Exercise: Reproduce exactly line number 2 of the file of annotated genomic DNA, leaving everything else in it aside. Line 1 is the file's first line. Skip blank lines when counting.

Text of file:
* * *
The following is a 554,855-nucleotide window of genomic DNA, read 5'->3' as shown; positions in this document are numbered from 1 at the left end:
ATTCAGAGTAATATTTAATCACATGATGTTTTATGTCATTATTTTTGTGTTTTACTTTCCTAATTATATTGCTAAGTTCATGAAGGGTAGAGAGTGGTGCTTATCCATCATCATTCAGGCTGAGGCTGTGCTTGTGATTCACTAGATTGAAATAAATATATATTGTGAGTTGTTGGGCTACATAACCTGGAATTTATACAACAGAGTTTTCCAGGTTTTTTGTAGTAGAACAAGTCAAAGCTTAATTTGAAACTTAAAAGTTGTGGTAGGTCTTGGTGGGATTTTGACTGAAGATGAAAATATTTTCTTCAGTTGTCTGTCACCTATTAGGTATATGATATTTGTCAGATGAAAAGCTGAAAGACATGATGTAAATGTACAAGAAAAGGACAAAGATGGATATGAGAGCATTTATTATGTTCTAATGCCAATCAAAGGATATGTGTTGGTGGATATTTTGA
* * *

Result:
ATTCAGAGTAATATTTAATCACATGATGTTTTATGTCATTATTTTTGTGTTTTACTTTCCTAATTATATTGCTAAGTTCATGAAGGGTAGAGAGTGGTGCTTATCCATCATCATTCAGGCTGAGGCTGTGCTTGTGATTCACTAGATTGAAATAAATATATATTGTGAGTTGTTGGGCTACATAACCTGGAATTTATACAACAGAGTTTTCCAGGTTTTTTGTAGTAGAACAAGTCAAAGCTTAATTTGAAACTTAAAAGTTGTGGTAGGTCTTGGTGGGATTTTGACTGAAGATGAAAATATTTTCTTCAGTTGTCTGTCACCTATTAGGTATATGATATTTGTCAGATGAAAAGCTGAAAGACATGATGTAAATGTACAAGAAAAGGACAAAGATGGATATGAGAGCATTTATTATGTTCTAATGCCAATCAAAGGATATGTGTTGGTGGATATTTTGA